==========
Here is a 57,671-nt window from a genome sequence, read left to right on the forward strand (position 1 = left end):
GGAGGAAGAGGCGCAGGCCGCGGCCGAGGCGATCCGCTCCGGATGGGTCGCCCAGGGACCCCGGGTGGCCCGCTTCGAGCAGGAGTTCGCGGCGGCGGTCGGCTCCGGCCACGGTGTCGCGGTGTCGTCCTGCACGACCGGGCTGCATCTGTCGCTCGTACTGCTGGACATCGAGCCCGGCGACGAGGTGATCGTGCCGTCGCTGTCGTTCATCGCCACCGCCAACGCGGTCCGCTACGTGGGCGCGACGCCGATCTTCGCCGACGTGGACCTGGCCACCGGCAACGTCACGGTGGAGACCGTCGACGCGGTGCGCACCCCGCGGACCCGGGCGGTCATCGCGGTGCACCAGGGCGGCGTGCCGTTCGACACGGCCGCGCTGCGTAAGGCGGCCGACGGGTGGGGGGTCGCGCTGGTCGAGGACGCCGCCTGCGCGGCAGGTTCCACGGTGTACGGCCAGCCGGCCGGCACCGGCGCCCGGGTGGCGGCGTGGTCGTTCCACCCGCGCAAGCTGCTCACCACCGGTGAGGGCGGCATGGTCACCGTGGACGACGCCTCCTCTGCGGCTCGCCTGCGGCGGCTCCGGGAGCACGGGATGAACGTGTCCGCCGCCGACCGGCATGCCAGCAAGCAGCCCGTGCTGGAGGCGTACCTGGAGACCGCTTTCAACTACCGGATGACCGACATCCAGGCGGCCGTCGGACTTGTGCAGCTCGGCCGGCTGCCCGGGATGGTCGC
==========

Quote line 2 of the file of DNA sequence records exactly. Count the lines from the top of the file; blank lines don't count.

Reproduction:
GGAGGAAGAGGCGCAGGCCGCGGCCGAGGCGATCCGCTCCGGATGGGTCGCCCAGGGACCCCGGGTGGCCCGCTTCGAGCAGGAGTTCGCGGCGGCGGTCGGCTCCGGCCACGGTGTCGCGGTGTCGTCCTGCACGACCGGGCTGCATCTGTCGCTCGTACTGCTGGACATCGAGCCCGGCGACGAGGTGATCGTGCCGTCGCTGTCGTTCATCGCCACCGCCAACGCGGTCCGCTACGTGGGCGCGACGCCGATCTTCGCCGACGTGGACCTGGCCACCGGCAACGTCACGGTGGAGACCGTCGACGCGGTGCGCACCCCGCGGACCCGGGCGGTCATCGCGGTGCACCAGGGCGGCGTGCCGTTCGACACGGCCGCGCTGCGTAAGGCGGCCGACGGGTGGGGGGTCGCGCTGGTCGAGGACGCCGCCTGCGCGGCAGGTTCCACGGTGTACGGCCAGCCGGCCGGCACCGGCGCCCGGGTGGCGGCGTGGTCGTTCCACCCGCGCAAGCTGCTCACCACCGGTGAGGGCGGCATGGTCACCGTGGACGACGCCTCCTCTGCGGCTCGCCTGCGGCGGCTCCGGGAGCACGGGATGAACGTGTCCGCCGCCGACCGGCATGCCAGCAAGCAGCCCGTGCTGGAGGCGTACCTGGAGACCGCTTTCAACTACCGGATGACCGACATCCAGGCGGCCGTCGGACTTGTGCAGCTCGGCCGGCTGCCCGGGATGGTCGC